Like domestic violence is...
A pattern if controlling behaviors
The behaviors will occur within a romantic relationship
Includes mental, physical, sexual, financial and verbal abuse
Occurs in hetero and homosexual relationships
Crosses all boundaries; race, socio-economic, education
Types Of Violence
name calling, put downs, accusations blaming, lying
accuses you of cheating
threatens to kill you or commit suicide
says they are the only one that loves you
puts down family and friends
says everything that happens is your fault
tells you they are the only one that will ever love you
Types of Violence cont,
embarrassing you and humiliating you
keeps tabs on you using phone, email, and other tech
keeps you from spending time with others
tries to control you when you are at work
Types of Violence Continued
hitting, slapping, biting, pushing, burning, trapping
hiding someone's keys so they can not leave
sabotaging your ability to leave
Types of Violence Continued
force you to have sex against your will
unwanted rough or violent sex
Not letting someone use birth control trying to use pregnancy as a way of trapping the victim
QUALITIES OF A HEALTHY RELATIONSHIP
1. EQUALITY - state of being equal, status, rights and opportunities
2. RESPECT - feeling of deep admiration because of abilities, qualities, and achievements
3. TRUST - belief in the reliability, truth, ability, or strength of someone
4. FAIRNESS - making judgements free from discrimination
Qualities of a health relationship continued...
5. HONESTY - quality of being HONEST
6. SUPPORTIVE - providing encouragement or emotional help
7. LOYALTY - feeling of support or allegiance
8. responsibility -
When you are in a healthy relationship...
Maintain your individuality
Pursue your goals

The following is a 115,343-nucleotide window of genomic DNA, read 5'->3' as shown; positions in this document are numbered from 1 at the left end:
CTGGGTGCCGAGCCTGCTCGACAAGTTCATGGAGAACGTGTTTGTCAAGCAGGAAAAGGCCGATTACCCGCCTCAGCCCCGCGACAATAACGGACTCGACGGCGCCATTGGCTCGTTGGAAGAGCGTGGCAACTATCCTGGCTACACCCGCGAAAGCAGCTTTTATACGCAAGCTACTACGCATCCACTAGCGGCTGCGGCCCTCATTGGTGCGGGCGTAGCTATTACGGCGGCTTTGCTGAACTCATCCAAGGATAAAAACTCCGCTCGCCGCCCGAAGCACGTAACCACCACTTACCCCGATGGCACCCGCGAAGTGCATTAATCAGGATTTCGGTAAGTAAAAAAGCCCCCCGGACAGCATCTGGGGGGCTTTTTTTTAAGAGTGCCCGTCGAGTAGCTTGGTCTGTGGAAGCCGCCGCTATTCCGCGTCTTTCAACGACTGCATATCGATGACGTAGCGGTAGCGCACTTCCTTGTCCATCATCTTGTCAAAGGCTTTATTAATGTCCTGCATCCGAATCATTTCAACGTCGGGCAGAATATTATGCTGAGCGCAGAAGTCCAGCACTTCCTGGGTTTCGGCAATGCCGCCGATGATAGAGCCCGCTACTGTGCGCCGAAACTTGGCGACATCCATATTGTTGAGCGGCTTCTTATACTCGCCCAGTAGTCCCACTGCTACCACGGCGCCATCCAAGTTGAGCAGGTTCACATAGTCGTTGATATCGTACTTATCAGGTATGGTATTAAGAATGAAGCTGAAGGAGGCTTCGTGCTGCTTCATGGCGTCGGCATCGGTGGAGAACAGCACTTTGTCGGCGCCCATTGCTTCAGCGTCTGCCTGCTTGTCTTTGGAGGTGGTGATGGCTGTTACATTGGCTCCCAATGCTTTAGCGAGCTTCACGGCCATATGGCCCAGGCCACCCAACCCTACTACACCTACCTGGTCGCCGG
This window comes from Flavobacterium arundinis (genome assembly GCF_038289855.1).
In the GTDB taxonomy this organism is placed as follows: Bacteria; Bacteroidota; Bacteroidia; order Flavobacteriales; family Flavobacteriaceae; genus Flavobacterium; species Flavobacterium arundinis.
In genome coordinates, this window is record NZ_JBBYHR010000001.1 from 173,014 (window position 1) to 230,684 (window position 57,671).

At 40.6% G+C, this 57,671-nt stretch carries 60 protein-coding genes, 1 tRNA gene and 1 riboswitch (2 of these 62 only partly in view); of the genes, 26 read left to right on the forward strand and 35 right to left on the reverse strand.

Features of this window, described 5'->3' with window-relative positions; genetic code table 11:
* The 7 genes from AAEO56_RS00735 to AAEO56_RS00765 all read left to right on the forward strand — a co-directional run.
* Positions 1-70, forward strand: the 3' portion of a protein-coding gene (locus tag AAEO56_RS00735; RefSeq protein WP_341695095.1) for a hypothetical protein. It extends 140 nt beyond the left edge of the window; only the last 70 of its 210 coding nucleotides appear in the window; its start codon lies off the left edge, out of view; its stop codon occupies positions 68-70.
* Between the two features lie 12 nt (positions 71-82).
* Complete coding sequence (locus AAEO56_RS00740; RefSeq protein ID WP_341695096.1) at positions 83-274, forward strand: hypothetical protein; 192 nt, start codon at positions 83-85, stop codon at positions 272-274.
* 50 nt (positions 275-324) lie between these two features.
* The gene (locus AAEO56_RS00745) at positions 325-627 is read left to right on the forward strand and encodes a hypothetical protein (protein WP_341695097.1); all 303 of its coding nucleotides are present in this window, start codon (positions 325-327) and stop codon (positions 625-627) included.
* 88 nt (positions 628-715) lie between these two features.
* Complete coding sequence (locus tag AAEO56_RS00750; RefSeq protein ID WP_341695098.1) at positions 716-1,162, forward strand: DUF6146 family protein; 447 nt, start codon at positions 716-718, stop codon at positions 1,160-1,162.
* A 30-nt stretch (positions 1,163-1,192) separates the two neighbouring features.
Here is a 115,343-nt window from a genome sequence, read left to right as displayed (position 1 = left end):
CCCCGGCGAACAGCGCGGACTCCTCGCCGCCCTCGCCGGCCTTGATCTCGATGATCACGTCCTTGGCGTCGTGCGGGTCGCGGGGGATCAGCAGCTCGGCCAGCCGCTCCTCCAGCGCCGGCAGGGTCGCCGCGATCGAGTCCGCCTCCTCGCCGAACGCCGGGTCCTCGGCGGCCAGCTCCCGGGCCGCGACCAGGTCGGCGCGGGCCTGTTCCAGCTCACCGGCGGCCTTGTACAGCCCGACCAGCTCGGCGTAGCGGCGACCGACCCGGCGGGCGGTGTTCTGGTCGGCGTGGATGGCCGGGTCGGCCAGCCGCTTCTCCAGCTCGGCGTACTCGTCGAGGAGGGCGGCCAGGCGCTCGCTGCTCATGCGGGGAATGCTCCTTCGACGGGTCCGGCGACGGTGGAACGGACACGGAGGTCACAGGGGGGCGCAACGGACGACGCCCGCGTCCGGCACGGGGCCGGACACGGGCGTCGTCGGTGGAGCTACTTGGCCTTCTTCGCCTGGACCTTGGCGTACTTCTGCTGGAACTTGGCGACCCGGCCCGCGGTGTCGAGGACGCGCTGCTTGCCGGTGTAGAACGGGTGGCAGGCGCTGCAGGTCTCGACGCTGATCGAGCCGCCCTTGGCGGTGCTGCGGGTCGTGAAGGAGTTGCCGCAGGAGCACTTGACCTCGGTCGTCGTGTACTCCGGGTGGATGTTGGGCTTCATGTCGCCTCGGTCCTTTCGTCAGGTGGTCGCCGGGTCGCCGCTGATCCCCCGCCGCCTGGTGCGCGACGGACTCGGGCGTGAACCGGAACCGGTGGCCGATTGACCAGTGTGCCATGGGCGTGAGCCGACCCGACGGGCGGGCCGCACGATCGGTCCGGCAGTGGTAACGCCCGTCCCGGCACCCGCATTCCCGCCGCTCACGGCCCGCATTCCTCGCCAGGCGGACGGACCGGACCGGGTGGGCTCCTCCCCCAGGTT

Don't compromise your values (morals)
TEEN DATING AND RELATIONSHIP VIOLENCE
In addition to NOT having the qualities we just talked about, there are additional warning signs
it is a sign of insecurity but abuser will say it is a sign of love
abuser will question the victim of flirting with others; having an affair
Abuser will be angry about time spent with others
calls and drops in unexpectedly
one partner rules the relationship and makes all decisions
time the victim to know their habits
question victim as to where they have been
control how the victim dresses, who they talk to, and where they go
abuser comes on strong early in the relationship
pressures victim for commitment
claims "Love at first sight"
Abuser is very often charming and romantic at the beginning of relationships
abuser expect perfection
keeps victim from family and friends
does not take responsibility
blames others (victim)
takes thing personal
blows things out of proportion
Cruelty to Animals and Children
punishes animals and is insensitive to animals
unfair expectations of children
Teases children till they cry
PLAYFUL use of force during sex
holding partner down
pressure into having sex
ask/make victim do things they do not want to do
Rigid sex roles
rigid gender roles
sees women as inferior
sees man as "master of the castle"
Jekyll and Hyde
extreme mood swings
history of abuse with others partners and blames it on them
racking up credit card bills "trapping" the victim in the relationship
having the victim pay for everything
controlling finances; control over victim's money